In recently completed research within School of Art Design and Media into innovative digital image methodologies, opened is an original field of explorations into inventive applications of 3D Stereoscopy as an art digital media expression. This paper would illustrate first outcomes of the art practice based research formed as collaboration among faculty from the Nanyang Technological University School of Art, Design and Media, Institute for Media Innovation, NTU and the School of Electrical and Electronic Engineering, along with collaborators from local industry.
While establish relationship between technology, materiality and aesthetics these works are inspired by the idea of pushing the limits of perceptibility, by the fascination of the surreal and abstract art, and by the aesthetics of high-definition, intensely multi-colored imagery. Presentation would to illustrate importance of an artist driven digital imaging fueling stereography at every level of image capture, generation and manipulation and display, and would emphasize the need for a fundamental pedagogy and toolset.
The paper would introduce artistic explorations of new perceptual, cognitive and interactive digital art ranging from: experimental 3D stereo animated painting to digitally fabricated art works and installations that converge seemingly unrelated fields of art aesthetic, cinema and science. With hope that it would inspire new ideas and possible future collaborative initiatives in synthetic image technology innovations within academic research environment and wider.
A painterly approach to 3D computer graphics
by Anthony Head and Jeremy Gardiner
For the last 10 years Anthony Head and Jeremy Gardiner have been exploring possibilities for the use of real-time 3d computer graphics as a medium for landscape painting (www.lightyearsprojects.org). This quest has run in parallel to the technological developments and standards of 3D graphics that are used in computer games. By pushing the boundaries of available technologies the artists have striven to create virtual landscape paintings that combine multiple perspectives into a unique experience.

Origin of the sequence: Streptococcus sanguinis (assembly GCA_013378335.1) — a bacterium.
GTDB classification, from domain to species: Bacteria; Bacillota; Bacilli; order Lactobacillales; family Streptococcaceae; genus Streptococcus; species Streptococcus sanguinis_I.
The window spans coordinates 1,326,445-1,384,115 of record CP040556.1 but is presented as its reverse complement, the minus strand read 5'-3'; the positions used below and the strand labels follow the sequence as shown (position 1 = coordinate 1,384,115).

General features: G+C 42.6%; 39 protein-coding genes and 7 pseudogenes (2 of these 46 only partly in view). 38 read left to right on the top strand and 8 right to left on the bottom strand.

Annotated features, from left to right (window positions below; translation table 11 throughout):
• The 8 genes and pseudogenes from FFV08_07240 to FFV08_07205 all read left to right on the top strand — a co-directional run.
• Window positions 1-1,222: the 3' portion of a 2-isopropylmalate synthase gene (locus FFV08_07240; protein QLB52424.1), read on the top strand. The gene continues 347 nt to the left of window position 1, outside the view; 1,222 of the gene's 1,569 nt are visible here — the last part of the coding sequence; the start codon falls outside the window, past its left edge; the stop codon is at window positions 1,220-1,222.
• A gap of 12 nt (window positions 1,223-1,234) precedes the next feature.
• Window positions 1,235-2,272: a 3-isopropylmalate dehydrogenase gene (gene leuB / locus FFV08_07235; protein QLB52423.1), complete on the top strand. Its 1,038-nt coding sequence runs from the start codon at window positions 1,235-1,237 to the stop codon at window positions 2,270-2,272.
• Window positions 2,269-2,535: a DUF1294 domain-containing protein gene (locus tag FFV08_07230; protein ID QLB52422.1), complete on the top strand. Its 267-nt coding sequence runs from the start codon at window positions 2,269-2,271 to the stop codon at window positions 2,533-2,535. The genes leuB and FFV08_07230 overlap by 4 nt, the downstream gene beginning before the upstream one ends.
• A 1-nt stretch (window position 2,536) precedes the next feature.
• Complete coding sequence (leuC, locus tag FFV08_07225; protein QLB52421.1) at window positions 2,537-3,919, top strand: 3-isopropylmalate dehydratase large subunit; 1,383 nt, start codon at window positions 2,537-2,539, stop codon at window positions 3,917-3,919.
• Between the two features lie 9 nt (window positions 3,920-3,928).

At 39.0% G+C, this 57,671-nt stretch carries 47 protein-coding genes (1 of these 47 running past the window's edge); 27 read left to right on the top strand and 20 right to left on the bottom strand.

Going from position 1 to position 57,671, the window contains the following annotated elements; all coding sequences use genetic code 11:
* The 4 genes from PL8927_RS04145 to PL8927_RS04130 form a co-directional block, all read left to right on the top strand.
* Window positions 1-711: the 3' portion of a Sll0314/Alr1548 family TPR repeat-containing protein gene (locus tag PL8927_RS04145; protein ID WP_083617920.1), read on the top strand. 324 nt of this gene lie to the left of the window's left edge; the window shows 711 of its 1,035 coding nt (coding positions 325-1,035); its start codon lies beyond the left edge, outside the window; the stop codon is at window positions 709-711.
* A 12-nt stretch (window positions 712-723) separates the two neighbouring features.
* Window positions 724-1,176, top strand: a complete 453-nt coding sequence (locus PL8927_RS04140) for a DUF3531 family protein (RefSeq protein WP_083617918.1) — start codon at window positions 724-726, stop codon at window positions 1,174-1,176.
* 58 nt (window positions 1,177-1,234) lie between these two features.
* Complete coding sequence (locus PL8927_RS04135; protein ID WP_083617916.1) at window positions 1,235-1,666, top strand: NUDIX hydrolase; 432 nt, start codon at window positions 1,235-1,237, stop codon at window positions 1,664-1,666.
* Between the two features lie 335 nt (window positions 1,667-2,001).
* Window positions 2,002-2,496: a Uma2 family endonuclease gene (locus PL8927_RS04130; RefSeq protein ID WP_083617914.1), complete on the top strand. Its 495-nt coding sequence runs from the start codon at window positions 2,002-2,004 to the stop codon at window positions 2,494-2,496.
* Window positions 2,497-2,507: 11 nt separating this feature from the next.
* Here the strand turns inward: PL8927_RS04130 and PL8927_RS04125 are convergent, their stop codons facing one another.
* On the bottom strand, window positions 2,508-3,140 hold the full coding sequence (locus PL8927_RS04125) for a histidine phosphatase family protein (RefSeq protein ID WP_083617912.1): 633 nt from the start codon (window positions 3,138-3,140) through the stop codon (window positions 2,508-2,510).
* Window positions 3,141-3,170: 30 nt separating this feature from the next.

This paper is an analysis of the processes we have employed and the hurdles we have faced in using computer graphics in a creative and intuitive manner. Adopting a painterly approach to our work the paper analyses Purbeck Light Years (2003), and Jurassic Light Years (2009) and Light Years: Coast (2010).
Since 2001 3D graphics has become more sophisticated and computer processing has increased, both these developments have been matched by our technical ambition. Using existing graphics engines customized with programming the artists have created a mixture of old and new techniques that combine painting, drawing, computer animation, immersive virtual reality, satellite data and ambient sound. In the proposed paper we discuss 3D graphics techniques that have been used such as fog, textures, bump mapping, transparency, shaders and cameras. We also analyse the creative and aesthetic decisions made in order to create experiences that engage the intellect, excite the emotions and capture the imagination.
In conclusion we have learnt many lessons about the scale and atmosphere of each location and the effect that has had on the resulting work. The modernist starting point of the paintings (that were used to create the virtual) can sometimes get usurped by the possibilities made available by computer graphics. However, CG also brings with it unique opportunities for experiencing landscape.